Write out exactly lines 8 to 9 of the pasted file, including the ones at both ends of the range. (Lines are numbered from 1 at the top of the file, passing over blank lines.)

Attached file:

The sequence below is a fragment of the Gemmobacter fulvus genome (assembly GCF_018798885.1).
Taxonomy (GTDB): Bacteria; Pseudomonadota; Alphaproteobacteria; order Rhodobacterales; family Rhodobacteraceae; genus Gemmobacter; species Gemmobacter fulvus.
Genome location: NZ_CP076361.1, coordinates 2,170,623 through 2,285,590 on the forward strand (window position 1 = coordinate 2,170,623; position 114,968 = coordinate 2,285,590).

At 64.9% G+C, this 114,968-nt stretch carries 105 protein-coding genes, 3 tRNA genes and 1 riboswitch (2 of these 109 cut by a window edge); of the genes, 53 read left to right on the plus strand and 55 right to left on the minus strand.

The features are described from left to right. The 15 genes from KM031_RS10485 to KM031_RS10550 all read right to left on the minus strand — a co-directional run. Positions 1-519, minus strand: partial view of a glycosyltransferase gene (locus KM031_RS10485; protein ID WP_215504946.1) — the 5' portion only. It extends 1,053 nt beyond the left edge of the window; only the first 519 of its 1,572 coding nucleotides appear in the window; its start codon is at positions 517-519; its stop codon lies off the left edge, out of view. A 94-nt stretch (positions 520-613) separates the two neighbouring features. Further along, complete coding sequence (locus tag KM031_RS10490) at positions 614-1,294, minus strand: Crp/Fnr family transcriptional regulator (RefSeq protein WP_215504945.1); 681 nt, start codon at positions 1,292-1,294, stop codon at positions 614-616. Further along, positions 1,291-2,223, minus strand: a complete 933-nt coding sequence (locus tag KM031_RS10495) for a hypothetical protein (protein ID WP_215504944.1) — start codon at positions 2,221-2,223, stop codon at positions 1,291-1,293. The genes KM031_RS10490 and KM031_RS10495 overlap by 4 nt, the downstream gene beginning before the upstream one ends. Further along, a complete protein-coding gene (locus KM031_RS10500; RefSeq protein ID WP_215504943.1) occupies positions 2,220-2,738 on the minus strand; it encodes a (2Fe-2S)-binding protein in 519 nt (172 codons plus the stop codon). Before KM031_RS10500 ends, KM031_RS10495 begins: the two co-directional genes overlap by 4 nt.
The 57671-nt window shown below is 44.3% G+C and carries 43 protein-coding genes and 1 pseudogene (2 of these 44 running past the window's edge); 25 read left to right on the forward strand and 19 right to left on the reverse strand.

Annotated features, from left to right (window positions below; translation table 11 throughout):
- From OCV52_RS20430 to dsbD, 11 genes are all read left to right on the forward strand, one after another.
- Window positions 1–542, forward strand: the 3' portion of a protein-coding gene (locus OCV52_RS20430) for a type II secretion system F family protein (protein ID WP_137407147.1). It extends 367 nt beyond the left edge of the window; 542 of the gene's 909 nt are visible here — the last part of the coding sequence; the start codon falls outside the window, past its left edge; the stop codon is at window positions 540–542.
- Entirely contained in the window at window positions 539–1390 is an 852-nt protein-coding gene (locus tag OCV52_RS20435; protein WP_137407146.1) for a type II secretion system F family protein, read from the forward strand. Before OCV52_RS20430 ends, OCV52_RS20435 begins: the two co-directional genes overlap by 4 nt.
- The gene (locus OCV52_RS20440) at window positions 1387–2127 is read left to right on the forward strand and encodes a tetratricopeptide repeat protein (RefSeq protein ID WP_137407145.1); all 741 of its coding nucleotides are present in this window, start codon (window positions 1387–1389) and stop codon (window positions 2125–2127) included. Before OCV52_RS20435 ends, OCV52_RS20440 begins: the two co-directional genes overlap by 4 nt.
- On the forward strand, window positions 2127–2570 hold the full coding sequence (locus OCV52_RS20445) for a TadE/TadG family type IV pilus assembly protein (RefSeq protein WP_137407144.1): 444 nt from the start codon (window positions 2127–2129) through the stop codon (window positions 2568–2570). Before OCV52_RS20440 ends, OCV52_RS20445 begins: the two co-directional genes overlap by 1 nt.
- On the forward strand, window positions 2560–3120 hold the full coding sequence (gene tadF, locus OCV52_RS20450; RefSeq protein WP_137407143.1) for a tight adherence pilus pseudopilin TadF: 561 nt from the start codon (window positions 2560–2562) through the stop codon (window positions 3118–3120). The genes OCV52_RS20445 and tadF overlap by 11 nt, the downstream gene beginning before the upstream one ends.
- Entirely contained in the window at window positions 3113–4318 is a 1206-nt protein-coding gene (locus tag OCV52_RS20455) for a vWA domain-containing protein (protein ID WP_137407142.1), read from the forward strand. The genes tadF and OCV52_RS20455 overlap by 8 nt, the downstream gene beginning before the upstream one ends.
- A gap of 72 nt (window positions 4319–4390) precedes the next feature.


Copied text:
- From OCV52_RS20430 to dsbD, 11 genes are all read left to right on the forward strand, one after another.
- Window positions 1–542, forward strand: the 3' portion of a protein-coding gene (locus OCV52_RS20430) for a type II secretion system F family protein (protein ID WP_137407147.1). It extends 367 nt beyond the left edge of the window; 542 of the gene's 909 nt are visible here — the last part of the coding sequence; the start codon falls outside the window, past its left edge; the stop codon is at window positions 540–542.